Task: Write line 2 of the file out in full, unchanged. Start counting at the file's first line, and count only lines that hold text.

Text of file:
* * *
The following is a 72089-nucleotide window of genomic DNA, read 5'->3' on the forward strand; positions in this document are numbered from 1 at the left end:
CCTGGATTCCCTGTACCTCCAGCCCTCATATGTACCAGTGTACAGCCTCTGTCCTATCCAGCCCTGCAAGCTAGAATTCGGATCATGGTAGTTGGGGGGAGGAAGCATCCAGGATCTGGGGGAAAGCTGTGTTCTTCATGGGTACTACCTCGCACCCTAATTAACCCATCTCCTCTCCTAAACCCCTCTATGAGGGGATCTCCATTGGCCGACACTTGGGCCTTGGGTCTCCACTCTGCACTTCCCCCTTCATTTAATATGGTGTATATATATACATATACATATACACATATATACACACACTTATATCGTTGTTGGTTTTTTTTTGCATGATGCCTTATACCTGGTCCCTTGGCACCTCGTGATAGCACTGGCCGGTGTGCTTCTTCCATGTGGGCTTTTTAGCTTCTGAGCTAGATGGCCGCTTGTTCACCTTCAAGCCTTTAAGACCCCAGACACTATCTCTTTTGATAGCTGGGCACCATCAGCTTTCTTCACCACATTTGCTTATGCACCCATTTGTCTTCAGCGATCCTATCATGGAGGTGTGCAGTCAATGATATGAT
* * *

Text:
CCTGGATTCCCTGTACCTCCAGCCCTCATATGTACCAGTGTACAGCCTCTGTCCTATCCAGCCCTGCAAGCTAGAATTCGGATCATGGTAGTTGGGGGGAGGAAGCATCCAGGATCTGGGGGAAAGCTGTGTTCTTCATGGGTACTACCTCGCACCCTAATTAACCCATCTCCTCTCCTAAACCCCTCTATGAGGGGATCTCCATTGGCCGACACTTGGGCCTTGGGTCTCCACTCTGCACTTCCCCCTTCATTTAATATGGTGTATATATATACATATACATATACACATATATACACACACTTATATCGTTGTTGGTTTTTTTTTGCATGATGCCTTATACCTGGTCCCTTGGCACCTCGTGATAGCACTGGCCGGTGTGCTTCTTCCATGTGGGCTTTTTAGCTTCTGAGCTAGATGGCCGCTTGTTCACCTTCAAGCCTTTAAGACCCCAGACACTATCTCTTTTGATAGCTGGGCACCATCAGCTTTCTTCACCACATTTGCTTATGCACCCATTTGTCTTCAGCGATCCTATCATGGAGGTGTGCAGTCAATGATATGAT